By Lauren Wise
By Anthony Sandoval
By New Times Staff
By Chris Parker
By Glenn BurnSilver
By Lauren Wise
By Jason P. Woodbury
By Chase Kamp
The late Frank Zappa was both paradoxical and perverse: As a musician, he was influenced primarily by the late-19th-century ideas of composers such as Stravinsky and Varese, yet most casual listeners will probably remember him as a quintessential '60s- and '70s-style rock 'n' roll guitar strangler. He was an instinctual intellectual who publicly protested that he never read books, then went right on and discussed them anyway, with considerable insight.
Of all Zappa's contradictions, the most ironic in many ways was his obsession with Top 40 radio. It wasn't enough for him to obliterate musical boundaries, redefine harmony, expose the revolting shallowness at the root of popular culture. What he really wanted was a Big Hit Record on the Charts!
And, of course, the more he wanted one, the more invective he slung at the music business, in general, and the commercial charts, in particular.
In 1979, Zappa, then 38, admitted to an interviewer that the media image of him was "very confused and contradictory, because of the stuff that's been written about me in the papers. But I think that if anybody was ever to manifest an exact replica of the kind of person I really am and stick it in the newspapers, I don't think people would bother with it.
"Because what's exciting about a guy who gets up in the morning and sits at a piano and writes little ballpoint notes on a piece of paper, and then goes to bed? ... It's better to have people thinking that I'm out there being totally crazy--because that's exciting."
During the five-year period (1970 through 1975) in which I knew Zappa well, I would not have classified him as a dweeb. Although his life revolved around the two poles of touring and staying home in Los Angeles to rehearse and record, the truth was that if he was awake, he was being creative. When I toured with him in late 1971, I was constantly struck by the originality of his approach, whether he was dealing with band politics or wiling away the inevitable dead time on the road with diabolical creativity.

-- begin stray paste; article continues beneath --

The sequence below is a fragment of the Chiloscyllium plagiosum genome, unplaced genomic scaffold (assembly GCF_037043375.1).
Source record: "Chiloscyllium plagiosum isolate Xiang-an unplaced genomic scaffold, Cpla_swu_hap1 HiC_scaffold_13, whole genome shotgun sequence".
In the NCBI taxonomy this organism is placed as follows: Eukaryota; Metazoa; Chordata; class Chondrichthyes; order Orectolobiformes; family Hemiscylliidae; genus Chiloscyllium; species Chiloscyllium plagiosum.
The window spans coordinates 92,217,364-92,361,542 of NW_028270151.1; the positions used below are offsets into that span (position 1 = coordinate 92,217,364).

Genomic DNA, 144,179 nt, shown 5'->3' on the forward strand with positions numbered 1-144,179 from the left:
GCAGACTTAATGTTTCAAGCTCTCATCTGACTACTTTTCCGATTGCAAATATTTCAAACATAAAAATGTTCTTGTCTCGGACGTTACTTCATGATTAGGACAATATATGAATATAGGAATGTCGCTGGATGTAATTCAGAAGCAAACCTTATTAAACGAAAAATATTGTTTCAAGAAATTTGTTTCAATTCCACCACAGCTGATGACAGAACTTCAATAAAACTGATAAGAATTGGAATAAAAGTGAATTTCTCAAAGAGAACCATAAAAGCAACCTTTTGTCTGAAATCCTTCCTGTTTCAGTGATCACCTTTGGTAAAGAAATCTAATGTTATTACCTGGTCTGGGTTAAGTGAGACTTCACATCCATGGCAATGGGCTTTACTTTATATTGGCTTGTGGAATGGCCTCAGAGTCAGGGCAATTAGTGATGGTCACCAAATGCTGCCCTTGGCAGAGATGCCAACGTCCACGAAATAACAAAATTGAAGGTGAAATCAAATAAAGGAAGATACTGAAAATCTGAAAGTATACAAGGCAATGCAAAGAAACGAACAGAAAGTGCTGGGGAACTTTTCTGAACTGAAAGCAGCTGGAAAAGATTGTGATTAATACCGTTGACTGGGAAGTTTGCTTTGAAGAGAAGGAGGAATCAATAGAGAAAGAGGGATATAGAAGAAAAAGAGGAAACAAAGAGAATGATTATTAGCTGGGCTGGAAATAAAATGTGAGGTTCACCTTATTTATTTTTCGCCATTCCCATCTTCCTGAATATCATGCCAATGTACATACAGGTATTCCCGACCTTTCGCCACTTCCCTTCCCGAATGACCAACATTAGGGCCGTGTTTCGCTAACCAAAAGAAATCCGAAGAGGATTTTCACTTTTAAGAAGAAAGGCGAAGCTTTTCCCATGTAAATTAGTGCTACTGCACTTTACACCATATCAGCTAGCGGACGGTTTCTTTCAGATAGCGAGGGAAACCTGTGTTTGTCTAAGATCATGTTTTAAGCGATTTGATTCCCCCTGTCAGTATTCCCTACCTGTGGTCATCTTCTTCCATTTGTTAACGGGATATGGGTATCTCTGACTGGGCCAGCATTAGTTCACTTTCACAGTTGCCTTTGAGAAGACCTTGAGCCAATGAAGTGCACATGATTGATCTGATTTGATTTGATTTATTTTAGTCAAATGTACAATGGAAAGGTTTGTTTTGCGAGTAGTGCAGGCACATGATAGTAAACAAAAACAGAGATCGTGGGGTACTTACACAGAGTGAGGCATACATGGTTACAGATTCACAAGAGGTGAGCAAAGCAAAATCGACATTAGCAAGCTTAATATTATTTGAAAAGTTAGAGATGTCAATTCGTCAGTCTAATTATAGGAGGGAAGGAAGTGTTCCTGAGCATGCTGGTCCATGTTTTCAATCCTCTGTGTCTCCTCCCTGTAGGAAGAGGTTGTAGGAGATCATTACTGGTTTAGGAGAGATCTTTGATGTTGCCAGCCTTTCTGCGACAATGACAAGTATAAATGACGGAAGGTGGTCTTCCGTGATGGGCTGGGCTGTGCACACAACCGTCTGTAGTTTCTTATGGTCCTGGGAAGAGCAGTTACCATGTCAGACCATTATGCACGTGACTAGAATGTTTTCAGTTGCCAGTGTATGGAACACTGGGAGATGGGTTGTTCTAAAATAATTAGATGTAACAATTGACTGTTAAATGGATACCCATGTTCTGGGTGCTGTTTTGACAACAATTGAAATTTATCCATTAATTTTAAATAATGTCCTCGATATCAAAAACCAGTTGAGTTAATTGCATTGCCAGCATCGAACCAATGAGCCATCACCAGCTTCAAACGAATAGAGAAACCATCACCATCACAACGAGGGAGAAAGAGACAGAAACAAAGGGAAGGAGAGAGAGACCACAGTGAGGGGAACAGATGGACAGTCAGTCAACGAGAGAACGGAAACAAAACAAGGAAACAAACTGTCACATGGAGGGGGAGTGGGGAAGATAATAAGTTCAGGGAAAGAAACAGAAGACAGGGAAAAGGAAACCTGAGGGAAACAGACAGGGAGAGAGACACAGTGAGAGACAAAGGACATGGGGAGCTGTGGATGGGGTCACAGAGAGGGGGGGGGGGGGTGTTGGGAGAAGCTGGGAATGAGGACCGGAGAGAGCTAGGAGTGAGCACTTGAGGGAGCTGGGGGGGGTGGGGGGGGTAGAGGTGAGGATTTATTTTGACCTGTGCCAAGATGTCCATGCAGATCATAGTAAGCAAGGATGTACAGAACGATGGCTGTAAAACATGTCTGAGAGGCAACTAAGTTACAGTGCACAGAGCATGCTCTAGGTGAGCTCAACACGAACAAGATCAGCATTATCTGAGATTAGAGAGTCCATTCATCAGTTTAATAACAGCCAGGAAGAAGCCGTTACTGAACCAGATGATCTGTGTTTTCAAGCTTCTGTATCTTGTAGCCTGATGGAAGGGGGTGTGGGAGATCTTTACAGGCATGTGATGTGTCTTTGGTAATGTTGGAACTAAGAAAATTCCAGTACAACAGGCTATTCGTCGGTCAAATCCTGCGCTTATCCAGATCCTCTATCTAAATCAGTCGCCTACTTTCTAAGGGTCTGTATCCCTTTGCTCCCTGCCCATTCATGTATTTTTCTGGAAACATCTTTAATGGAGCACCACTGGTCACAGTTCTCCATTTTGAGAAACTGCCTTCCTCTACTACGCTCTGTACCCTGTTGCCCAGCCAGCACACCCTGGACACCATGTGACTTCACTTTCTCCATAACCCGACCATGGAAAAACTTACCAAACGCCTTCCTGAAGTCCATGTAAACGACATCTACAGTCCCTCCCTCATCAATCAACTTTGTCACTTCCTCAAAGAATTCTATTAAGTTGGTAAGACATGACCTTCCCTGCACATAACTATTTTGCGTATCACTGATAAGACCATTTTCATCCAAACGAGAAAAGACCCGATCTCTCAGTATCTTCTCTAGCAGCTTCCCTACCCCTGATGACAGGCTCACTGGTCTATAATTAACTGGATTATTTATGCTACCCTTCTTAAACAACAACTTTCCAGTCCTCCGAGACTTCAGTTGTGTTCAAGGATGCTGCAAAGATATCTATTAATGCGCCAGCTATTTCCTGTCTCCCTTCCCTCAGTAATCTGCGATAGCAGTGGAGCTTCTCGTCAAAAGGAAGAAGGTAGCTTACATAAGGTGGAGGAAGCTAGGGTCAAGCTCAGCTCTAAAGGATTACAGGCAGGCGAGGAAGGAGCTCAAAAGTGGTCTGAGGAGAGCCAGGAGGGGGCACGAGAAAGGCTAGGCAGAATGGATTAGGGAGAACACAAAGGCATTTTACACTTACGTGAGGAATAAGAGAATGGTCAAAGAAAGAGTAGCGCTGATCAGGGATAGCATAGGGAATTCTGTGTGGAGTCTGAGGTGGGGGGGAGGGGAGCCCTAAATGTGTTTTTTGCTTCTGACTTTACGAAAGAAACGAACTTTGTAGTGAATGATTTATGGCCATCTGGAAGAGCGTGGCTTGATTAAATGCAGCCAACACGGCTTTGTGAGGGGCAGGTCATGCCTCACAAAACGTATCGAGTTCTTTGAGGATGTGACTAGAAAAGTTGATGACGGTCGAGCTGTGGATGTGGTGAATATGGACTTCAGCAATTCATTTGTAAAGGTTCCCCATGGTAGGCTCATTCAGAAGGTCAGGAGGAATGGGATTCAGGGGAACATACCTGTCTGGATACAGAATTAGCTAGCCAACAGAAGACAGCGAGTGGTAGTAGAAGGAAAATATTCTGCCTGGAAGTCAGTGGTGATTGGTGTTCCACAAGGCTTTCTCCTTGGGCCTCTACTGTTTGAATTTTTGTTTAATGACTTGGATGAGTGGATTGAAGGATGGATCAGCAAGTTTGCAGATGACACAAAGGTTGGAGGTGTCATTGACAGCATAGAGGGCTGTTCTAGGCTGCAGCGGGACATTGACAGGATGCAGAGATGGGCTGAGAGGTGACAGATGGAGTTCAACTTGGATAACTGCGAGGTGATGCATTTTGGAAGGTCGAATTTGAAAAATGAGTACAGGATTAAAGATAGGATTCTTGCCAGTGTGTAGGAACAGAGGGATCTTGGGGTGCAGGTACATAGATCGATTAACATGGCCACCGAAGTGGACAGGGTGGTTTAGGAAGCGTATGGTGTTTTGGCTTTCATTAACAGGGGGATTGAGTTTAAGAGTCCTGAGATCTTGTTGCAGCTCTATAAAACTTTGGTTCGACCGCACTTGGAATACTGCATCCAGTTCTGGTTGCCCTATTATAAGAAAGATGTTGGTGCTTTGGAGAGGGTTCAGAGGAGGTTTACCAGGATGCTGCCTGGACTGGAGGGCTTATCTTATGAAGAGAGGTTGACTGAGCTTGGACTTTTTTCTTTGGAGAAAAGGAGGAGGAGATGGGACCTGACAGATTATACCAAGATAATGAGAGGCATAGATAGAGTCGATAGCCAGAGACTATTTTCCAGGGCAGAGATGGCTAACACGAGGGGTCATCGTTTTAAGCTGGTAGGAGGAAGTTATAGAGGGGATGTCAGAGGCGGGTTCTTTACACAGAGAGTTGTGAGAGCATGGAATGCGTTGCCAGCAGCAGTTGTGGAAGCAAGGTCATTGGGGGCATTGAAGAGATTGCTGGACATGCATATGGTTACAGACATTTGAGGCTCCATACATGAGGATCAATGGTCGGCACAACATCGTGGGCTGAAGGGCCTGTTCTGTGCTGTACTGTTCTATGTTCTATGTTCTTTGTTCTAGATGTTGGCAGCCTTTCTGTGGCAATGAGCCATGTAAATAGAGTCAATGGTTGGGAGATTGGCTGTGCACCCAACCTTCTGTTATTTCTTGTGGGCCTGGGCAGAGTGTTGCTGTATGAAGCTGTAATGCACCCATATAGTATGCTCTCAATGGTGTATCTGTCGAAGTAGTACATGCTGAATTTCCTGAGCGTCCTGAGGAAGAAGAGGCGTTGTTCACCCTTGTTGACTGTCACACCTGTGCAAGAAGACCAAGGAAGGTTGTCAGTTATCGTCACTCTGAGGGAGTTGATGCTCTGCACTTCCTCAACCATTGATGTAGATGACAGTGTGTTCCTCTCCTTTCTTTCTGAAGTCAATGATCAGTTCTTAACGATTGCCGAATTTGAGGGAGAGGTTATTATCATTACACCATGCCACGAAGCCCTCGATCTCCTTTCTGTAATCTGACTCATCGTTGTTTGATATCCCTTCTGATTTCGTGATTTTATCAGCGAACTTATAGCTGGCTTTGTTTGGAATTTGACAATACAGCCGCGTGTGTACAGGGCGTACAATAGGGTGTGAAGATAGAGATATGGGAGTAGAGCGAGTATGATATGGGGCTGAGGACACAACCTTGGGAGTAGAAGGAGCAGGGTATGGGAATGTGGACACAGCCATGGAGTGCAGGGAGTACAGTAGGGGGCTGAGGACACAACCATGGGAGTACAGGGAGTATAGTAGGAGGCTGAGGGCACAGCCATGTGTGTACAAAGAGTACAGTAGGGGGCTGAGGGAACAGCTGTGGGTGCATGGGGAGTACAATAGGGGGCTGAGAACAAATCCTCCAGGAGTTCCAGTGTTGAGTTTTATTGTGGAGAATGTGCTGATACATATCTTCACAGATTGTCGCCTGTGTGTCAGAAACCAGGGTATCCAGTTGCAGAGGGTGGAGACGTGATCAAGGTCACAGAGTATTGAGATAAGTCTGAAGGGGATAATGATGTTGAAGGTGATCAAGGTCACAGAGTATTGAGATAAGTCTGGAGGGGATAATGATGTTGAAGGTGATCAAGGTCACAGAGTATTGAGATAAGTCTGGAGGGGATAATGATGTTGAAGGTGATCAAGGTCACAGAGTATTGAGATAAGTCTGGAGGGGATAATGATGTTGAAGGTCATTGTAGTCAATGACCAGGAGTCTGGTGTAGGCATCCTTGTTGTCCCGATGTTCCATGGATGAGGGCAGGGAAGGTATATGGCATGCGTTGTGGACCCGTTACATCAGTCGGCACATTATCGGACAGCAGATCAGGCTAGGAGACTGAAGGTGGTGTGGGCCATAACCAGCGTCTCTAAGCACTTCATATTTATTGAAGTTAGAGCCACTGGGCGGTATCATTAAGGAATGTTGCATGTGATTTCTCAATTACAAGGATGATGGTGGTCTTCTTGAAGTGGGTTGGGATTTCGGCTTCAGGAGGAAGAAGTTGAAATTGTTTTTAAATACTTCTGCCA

So where had this dichotomy begun?
From the release of Freak Out! in 1966, Zappa had assiduously cultivated a bizarre image, using negative psychology to sell the public on his music, which had been rejected by pop-music taste makers as too off the wall for a mass market. The problem was, by the time he hit his 30s, the psychedelic era had passed, his music was as uncompromising as ever and he still hadn't had that Top 10 hit.
Plus, he was getting good and tired of being asked by every grinning idiot he met in an airport waiting area if that story about him eating shit onstage was really true.
It was time for this mother to reinvent himself--and, in a stroke of genius, he went from Bizarre to Straight. In interviews like the one cited above, he flogged the image of himself as just a regular guy with a wife and kids and a mortgage, a guy with a day job--even if he worked during the wee, small hours, and his assembly line (he called his home studio the Utility Muffin Research Kitchen) tended to produce consumables with titles such as "Why Does It Hurt When I Pee."
But the package redesign worked. By 1974, Frank Zappa's Apostrophe (') album was No. 10 on the charts. To celebrate, he organized a triumphal parade in front of the offices of Warner/Reprise Records, which distributed his DiscReet label.
Kicked off by honorary parade marshal Ed Barbar, a notorious Southern California used-car salesman in a wheezy old Cadillac convertible, the procession transformed the quiet, tree-lined Burbank street into a scene redolent of Hieronymous Bosch. Band members and assorted colorful hangers-on straggled along chaotically, while Zappa himself rode, grinning and waving, at the head of the parade, his 7-year-old daughter, Moon Unit, beside him. The funniest sight, however, was the Warner execs hanging out their office windows, scratching their Sassoon-coiffured heads and asking one another, "What the fuck is going on down there?"
Nobody had a clue, even though there were self-congratulatory banners on most of the cars in the procession.
In a sense, Rykodisc's current Zappa repackaging, Strictly Commercial, is an example of a record company trying to get Frank Zappa's cruddy music on the radio by pretending he was more of a player in the mainstream than he actually was.
When it came to the Top 40, Frank Zappa was not a serious contender. What better reason, then, to release Frank Zappa's Greatest Hits, or, as the liner notes observe, "Tunes that would have been Top 10 if this were a perfect world"? True, the liner notes also point out that "Don't Eat the Yellow Snow" (1974), "Dancin' Fool" (1979) and, of course, the ubiquitous "Valley Girl" (1982) all made respectable dents in the charts. Zappa was even occasionally nominated for a Grammy--although the only one he actually nailed down was for Jazz From Hell, a 1986 album that he maintained the Grammy judges had never listened to.
My own first impression of Frank Zappa, from 1970, was of a high-minded individual being driven insane by the utter banality of popular culture. I had a meeting with him to discuss a demo of some of my songs; he came storming into his office fulminating about "Maxwell's Silver Hammer" on the Beatles' new Abbey Road album.
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